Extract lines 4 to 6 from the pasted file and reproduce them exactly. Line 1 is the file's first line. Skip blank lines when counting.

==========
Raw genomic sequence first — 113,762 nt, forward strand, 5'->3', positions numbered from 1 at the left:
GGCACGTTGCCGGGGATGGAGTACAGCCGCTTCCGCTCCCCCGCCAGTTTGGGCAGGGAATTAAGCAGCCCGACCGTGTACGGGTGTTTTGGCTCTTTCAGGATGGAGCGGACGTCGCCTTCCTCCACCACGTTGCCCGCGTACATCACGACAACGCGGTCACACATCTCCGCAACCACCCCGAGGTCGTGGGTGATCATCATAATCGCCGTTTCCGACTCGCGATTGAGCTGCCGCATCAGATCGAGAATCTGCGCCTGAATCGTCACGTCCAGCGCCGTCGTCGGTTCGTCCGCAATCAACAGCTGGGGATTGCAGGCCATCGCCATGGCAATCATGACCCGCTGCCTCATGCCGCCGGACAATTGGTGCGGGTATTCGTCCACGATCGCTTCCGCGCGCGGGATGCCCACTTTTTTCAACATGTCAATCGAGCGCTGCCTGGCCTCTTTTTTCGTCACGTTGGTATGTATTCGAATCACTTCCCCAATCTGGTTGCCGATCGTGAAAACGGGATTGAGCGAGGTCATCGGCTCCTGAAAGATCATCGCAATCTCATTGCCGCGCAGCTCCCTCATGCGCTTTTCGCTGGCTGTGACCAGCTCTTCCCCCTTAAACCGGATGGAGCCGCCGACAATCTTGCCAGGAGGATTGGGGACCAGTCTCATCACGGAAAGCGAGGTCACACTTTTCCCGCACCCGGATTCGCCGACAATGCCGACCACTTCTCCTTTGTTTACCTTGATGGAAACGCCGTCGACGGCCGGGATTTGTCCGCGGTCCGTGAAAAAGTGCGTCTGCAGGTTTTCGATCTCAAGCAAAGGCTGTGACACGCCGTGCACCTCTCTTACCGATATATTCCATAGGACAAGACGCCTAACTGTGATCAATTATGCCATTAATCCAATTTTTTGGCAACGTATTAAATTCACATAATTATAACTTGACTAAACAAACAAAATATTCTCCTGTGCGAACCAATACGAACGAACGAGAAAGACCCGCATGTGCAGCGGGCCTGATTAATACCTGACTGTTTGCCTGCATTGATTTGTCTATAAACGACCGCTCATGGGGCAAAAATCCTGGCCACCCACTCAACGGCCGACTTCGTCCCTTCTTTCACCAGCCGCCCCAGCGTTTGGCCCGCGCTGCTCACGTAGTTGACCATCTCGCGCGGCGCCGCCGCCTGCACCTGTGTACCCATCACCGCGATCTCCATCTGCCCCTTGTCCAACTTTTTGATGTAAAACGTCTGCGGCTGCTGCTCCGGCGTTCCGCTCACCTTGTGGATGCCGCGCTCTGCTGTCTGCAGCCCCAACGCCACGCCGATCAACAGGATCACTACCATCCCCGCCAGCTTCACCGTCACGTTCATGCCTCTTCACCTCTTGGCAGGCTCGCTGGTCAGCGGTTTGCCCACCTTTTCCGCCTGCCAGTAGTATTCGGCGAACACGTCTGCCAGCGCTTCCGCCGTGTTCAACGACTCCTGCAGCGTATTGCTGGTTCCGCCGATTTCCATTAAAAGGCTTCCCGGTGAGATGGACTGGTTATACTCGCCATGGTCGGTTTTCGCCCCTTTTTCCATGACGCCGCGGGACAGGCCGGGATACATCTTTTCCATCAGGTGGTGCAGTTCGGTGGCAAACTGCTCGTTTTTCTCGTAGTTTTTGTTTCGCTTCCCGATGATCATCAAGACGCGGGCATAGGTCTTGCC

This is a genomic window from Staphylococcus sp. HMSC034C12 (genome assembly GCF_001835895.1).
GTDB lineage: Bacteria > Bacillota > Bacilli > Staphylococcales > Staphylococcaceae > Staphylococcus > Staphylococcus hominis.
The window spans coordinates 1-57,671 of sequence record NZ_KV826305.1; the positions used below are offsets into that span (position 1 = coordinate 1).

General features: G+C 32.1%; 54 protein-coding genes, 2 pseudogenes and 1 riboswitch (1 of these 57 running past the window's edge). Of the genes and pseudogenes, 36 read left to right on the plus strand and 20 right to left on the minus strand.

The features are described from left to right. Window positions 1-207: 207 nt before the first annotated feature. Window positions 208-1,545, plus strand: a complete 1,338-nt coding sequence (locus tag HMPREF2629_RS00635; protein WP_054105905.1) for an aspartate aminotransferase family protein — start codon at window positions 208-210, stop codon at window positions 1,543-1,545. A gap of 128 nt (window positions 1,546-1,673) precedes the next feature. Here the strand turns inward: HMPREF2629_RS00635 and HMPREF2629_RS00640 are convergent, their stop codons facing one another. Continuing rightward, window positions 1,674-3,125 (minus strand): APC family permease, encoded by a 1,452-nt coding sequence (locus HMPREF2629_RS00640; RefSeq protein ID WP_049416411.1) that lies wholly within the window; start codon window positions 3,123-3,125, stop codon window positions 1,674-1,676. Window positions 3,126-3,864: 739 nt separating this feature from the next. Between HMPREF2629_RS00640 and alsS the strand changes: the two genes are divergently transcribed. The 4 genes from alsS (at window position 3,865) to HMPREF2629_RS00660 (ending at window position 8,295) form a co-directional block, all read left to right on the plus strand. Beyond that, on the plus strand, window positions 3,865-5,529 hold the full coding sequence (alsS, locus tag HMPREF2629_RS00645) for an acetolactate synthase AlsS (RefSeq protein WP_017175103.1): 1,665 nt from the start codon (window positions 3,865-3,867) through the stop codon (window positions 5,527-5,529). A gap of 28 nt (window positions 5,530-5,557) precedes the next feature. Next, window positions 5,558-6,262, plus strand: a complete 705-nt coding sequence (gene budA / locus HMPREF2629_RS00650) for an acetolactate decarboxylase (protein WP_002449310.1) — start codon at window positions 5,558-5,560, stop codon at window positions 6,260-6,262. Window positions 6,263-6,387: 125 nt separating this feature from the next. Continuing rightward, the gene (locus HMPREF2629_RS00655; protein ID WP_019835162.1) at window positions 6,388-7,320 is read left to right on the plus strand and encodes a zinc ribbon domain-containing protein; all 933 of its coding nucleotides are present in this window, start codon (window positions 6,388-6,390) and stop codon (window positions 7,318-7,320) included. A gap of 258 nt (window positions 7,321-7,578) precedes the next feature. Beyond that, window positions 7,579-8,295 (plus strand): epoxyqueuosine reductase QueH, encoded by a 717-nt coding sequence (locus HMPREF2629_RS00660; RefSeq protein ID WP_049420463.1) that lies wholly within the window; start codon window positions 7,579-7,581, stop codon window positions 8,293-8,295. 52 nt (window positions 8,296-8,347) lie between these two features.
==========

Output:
GTDB lineage: Bacteria > Bacillota > Bacilli > Staphylococcales > Staphylococcaceae > Staphylococcus > Staphylococcus hominis.
The window spans coordinates 1-57,671 of sequence record NZ_KV826305.1; the positions used below are offsets into that span (position 1 = coordinate 1).

General features: G+C 32.1%; 54 protein-coding genes, 2 pseudogenes and 1 riboswitch (1 of these 57 running past the window's edge). Of the genes and pseudogenes, 36 read left to right on the plus strand and 20 right to left on the minus strand.